Court refuses to certify dental monitoring class against Firm client, Novartis Pharmaceuticals Corporation.

On October 10, 2007, Chief Judge Todd J. Campbell of the United States District Court for the Middle District of Tennessee issued an order denying certification of a class of asymptomatic persons treated with Aredia® and/or Zometa®, pharmaceutical products distributed by firm client, Novartis Pharmaceuticals Corporation. In re: Aredia & Zometa Products Liability Litigation, No. 3:06-MD-1760, slip op. (M.D. Tenn. October 10, 2007).

The putative class representatives claimed that they and others similarly situated are at an increased risk for developing osteonecrosis of the jaw (“ONJ”) because of their treatments with one or both of the drugs, which are the standard of care for the treatment of, inter alia, hypercalcemia of malignancy, multiple myeloma, and bone metastasis from certain other cancers. On behalf of the class, the representatives sought semi-annual dental monitoring, including dental radiographs, which they claimed would help prevent the development of tens of thousands of cases of ONJ. Chief Judge Campbell concluded plaintiffs’ proposed class was imprecisely defined and that their class inclusion criteria would require individual adjudications, which weighed against certification. Chief Judge Campbell ultimately held that the proposed class did not satisfy the typicality or adequacy prongs of Federal Rule of Civil Procedure 23(a) because variations in the various jurisdictions’ substantive laws related to causes of action as well as affirmative defenses, such as on issues of warnings and strict liability, precluded aggregate treatment of class claims, and individual issues, such as specific causation, were inextricably intertwined with any common issues. As a result, Chief Judge Campbell rejected plaintiffs’ request to certify a thirty-four-jurisdiction class, and also rejected plaintiffs’ alternative requests to certify a thirteen-jurisdiction class or a single state class made up of only California residents.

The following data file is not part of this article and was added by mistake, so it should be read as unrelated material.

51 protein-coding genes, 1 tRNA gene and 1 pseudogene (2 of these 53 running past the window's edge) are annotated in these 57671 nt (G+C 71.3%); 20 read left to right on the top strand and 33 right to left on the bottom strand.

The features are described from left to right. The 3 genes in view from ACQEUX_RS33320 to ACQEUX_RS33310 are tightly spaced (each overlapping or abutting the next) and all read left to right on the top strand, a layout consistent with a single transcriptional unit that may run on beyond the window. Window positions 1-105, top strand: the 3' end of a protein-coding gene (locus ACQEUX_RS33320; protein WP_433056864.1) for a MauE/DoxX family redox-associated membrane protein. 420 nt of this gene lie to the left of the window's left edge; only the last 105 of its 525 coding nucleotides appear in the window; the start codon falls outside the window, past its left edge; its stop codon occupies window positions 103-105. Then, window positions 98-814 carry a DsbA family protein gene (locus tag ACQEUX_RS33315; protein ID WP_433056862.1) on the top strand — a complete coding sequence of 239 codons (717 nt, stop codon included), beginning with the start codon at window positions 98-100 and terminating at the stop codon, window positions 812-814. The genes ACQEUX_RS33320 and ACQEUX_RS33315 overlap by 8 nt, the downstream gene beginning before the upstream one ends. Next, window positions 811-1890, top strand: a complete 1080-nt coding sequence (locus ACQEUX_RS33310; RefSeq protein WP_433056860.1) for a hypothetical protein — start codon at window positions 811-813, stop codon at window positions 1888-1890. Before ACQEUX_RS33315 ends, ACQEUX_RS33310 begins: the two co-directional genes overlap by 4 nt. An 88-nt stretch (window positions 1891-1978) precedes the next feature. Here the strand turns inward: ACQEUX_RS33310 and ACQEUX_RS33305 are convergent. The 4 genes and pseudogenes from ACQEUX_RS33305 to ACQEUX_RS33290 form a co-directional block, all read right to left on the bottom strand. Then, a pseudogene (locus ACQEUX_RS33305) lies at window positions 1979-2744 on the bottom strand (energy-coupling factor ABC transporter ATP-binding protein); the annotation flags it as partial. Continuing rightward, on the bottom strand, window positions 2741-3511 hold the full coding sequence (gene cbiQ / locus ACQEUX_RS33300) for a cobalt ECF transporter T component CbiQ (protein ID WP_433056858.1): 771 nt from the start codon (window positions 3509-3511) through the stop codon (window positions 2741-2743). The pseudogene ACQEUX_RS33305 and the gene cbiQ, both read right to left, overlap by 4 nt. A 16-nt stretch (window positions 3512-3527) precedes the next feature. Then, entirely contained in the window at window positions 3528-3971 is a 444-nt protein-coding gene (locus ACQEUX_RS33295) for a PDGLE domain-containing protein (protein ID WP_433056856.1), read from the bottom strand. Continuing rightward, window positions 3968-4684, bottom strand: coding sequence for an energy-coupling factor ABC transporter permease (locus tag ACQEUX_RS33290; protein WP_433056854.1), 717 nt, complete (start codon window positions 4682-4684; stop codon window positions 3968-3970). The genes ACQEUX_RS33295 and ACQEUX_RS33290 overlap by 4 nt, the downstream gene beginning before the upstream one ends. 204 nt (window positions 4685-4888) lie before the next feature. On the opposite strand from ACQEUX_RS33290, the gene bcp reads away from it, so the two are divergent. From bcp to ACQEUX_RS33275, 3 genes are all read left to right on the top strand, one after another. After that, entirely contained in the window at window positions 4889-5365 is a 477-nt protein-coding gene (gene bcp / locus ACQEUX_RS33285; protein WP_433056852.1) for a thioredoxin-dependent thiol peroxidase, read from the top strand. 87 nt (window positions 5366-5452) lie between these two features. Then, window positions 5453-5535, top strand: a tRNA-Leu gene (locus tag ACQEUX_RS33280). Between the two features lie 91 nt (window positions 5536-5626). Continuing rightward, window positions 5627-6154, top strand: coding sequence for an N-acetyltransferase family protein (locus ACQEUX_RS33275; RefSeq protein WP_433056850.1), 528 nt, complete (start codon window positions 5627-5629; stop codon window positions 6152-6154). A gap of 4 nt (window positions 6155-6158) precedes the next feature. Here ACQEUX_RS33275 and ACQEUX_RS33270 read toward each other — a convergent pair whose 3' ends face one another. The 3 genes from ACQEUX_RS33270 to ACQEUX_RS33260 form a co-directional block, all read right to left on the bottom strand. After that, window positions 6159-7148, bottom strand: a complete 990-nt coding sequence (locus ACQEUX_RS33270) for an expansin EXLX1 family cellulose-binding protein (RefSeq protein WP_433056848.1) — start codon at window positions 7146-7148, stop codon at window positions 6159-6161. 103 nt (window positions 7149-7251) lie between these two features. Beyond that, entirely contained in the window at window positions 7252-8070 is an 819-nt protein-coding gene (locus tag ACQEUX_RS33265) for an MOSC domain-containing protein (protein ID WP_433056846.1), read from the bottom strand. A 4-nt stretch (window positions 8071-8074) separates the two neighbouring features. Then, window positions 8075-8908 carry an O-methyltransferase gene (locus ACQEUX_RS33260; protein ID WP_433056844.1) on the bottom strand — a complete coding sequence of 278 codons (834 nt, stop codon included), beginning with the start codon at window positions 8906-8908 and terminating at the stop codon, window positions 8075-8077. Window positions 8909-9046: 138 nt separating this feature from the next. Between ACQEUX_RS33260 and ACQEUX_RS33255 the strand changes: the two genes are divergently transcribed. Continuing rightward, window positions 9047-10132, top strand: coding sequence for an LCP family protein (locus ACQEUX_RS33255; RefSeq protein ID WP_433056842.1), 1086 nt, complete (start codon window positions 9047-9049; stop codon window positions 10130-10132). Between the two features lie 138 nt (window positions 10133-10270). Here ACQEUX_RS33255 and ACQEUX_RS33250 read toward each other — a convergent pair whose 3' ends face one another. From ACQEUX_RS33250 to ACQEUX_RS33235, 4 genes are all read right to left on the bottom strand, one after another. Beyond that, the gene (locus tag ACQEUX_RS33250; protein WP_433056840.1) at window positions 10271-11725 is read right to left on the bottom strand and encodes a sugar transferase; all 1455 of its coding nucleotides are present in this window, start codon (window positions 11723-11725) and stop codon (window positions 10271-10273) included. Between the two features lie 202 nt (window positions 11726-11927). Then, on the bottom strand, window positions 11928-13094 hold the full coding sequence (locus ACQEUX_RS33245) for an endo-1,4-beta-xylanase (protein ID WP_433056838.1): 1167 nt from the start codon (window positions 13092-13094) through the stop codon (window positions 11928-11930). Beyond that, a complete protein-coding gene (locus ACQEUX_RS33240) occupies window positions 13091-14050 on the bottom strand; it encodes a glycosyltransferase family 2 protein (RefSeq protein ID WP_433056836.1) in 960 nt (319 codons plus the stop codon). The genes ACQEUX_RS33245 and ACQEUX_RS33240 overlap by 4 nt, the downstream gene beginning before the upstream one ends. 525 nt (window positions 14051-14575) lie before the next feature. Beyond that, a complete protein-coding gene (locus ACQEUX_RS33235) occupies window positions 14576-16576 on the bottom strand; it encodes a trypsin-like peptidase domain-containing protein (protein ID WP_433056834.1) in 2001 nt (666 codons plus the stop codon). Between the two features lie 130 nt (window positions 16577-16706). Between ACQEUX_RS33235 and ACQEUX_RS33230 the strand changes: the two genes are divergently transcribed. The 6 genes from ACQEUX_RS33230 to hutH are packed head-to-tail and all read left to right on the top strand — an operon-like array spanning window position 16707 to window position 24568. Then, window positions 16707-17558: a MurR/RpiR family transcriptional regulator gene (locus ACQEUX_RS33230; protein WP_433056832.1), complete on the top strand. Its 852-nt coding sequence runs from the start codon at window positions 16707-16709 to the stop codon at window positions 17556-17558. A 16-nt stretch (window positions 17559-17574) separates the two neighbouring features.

The MDL coordinating cases involving Zometa® and Aredia® was assigned by the Judicial Panel on Multidistrict Litigation to Chief Judge Campbell on April 18, 2006. Hollingsworth LLP is counsel to Novartis Pharmaceuticals Corporation.